Silver Lining Department: The Ponzi Pileup

If there is any upside to the market meltdown of the past seven months, it might be that so many fraudsters operating Ponzi schemes have been dragged into the light. There seems to be a new Ponzi crackdown every few weeks. On Wednesday, April 1, the Securities Exchange Commission announced it had halted its 14th Ponzi scheme in the four months since December.

If there is any upside to the market meltdown of the past seven months, it might be that so many fraudsters operating Ponzi schemes have been dragged into the light. There seems to be a new Ponzi crackdown every few weeks. On Wednesday, April 1, the Securities Exchange Commission announced it had halted its 14th Ponzi scheme in the four months since December. Without the floods of redemptions from clients made nervous by a lousy stock market and economy, many of these schemes might have operated indefinitely, under the safe cover of rising share prices. After all, redemptions are what sank Bernie Madoff’s Ponzi pirate ship.

In the SEC’s latest case, Long Island-based investment adviser Edward T. Stein allegedly “preyed on long-time friends and acquaintances” to shuffle over $55 million through his investment funds Gemini and DISP, and sold interests in those funds to more than 80 investors. Stein described Gemini to investors as a feeder fund for investments in arbitrage and hedge trading portfolios, according to the SEC release. He then created bogus statements that showed healthy returns, while using the investor money to pay off previous investors, to fund a failed fashion magazine called Detour and to cover his own expenses, including the purchase of a million dollar condominium in Manhattan.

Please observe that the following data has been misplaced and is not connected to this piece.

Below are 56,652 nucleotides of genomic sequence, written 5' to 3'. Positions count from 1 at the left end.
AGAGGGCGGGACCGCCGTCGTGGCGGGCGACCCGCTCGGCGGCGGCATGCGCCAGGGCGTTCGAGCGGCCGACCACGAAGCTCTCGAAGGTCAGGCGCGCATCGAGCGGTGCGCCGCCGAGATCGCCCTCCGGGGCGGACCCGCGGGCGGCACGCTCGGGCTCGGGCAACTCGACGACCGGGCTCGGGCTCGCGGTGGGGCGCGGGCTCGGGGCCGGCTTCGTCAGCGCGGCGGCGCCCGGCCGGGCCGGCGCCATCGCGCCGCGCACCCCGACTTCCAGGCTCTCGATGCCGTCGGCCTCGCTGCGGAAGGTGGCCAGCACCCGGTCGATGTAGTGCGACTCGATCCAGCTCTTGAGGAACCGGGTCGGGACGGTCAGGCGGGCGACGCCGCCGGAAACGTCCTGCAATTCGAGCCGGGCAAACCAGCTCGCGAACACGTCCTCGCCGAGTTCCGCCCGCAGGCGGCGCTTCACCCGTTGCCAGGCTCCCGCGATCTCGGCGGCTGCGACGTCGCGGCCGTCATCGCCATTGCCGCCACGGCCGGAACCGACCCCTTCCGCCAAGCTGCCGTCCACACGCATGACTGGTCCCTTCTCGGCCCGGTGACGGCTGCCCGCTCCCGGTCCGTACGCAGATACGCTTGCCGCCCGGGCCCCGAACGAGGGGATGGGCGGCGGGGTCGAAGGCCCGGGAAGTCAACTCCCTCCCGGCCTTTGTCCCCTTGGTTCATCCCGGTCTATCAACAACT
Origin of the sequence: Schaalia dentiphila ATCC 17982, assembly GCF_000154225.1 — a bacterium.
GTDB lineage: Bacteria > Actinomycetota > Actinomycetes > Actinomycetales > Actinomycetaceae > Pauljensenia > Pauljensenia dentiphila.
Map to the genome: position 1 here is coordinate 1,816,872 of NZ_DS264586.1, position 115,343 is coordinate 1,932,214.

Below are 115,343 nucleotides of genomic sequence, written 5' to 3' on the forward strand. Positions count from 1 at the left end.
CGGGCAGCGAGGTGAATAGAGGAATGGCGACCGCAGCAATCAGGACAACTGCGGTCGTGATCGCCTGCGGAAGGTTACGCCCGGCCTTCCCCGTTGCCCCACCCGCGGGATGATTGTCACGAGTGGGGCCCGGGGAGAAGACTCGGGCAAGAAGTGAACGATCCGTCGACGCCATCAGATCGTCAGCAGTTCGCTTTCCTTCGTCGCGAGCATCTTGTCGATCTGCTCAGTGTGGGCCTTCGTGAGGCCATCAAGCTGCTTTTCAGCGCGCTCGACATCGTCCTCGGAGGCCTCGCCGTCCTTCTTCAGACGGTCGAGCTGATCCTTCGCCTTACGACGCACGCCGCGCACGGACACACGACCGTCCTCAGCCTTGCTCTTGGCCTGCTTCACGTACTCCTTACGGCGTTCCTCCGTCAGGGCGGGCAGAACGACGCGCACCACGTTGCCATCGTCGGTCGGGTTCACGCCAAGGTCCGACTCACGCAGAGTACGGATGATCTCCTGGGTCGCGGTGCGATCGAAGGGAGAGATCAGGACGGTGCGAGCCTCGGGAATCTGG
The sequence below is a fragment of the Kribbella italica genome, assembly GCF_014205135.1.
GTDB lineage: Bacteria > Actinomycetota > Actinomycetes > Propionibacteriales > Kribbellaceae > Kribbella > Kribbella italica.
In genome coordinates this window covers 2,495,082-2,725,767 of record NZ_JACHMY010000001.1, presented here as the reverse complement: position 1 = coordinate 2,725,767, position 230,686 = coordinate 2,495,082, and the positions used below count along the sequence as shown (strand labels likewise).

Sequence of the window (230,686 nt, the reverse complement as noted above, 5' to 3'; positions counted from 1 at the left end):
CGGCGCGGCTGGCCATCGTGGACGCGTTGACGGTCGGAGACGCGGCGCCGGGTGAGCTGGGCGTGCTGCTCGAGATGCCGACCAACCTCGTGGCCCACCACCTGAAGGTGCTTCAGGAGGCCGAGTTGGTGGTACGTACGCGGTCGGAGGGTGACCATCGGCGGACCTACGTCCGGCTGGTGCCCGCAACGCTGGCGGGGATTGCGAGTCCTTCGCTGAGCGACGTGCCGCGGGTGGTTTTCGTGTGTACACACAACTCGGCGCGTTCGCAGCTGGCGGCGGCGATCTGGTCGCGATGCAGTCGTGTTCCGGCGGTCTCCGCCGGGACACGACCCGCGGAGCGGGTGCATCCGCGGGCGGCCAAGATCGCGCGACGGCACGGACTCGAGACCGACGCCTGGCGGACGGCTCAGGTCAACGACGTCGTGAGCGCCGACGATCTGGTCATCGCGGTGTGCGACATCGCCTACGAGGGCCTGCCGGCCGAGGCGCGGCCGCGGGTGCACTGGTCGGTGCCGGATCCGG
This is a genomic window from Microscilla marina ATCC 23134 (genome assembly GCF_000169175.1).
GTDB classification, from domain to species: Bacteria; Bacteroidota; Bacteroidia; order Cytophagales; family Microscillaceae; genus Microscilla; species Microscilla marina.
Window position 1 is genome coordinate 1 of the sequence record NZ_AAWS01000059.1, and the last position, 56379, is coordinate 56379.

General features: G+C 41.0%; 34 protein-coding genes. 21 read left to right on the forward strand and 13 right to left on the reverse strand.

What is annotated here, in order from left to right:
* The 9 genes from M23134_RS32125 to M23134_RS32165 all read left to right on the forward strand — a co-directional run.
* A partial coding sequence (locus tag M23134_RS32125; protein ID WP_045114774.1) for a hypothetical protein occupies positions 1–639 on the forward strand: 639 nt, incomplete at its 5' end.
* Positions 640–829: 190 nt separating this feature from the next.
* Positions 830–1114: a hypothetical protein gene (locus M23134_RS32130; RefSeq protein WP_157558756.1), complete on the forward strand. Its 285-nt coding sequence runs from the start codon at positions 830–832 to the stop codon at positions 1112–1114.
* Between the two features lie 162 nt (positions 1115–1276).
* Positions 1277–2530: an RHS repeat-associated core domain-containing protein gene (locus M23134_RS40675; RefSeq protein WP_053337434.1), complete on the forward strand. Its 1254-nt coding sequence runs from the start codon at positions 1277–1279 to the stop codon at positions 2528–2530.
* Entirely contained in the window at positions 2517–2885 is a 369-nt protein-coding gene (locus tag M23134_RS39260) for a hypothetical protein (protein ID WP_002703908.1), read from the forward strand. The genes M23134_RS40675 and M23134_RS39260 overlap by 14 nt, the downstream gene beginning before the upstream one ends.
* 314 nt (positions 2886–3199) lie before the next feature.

There are surely more Ponzi crackdowns to come. In a March 20 testimony before the House of Representatives Committee on Financial Services, SEC commissioner Elisse B. Walter told legislators that the SEC has an enforcement program to combat Ponzi schemes. “Our enforcement and examination programs work closely together to detect Ponzi schemes that involve registered investment advisers and broker-dealers. For example, our examination staff currently is conducting a sweep examining the custody practices of investment advisers,” Walter said. State regulators have also been pursuing an increased number of Ponzi schemes, she said in that testimony. SEC officials were not immediately available for further comment about the regulator’s Ponzi enforcement efforts.

Over the past two years, the SEC has filed enforcement cases against more than 75 Ponzi schemes, including twelve such cases since December 2008. Since 2002, the SEC has sued over 300 individuals in enforcement actions related to Ponzi schemes, including more than a dozen cases in which the alleged fraud involved $50 million or more.

Here’s a list of some recent Ponzi scheme crackdowns:

  • Mar. 26, 2009 SEC halts $68 million Ponzi scheme involving Caribbean- based bank and Swiss affiliate
  • Mar. 11, 2009 SEC charges two Northern California residents in $40 million Ponzi scheme
  • Feb. 19, 2009 SEC halts Ponzi scheme targeting Deaf investors
  • Jan. 15, 2009 SEC charges CRE Capital Corporation and James G. Ossie with conducting multi-million dollar Ponzi scheme
  • Jan. 8, 2009 SEC charges Joseph F. Forte for conducting multi-million dollar Ponzi scheme
  • Dec. 30, 2008 SEC halts $23 million Ponzi scheme and affinity fraud targeting Hatian-American investors
  • Dec. 11, 2008 SEC charges Bernard L. Madoff for multi-billion dollar Ponzi scheme
  • Nov. 12, 2008 SEC charges N.C. resident, Biltmore Financial Group for operating multi-million dollar Ponzi scheme
  • Oct. 30, 2008 SEC sues Miami resident for conducting multi-million dollar Ponzi scheme
  • Oct. 6, 2008 SEC charges Norman Hsu with defrauding investors in $60 million Ponzi scheme
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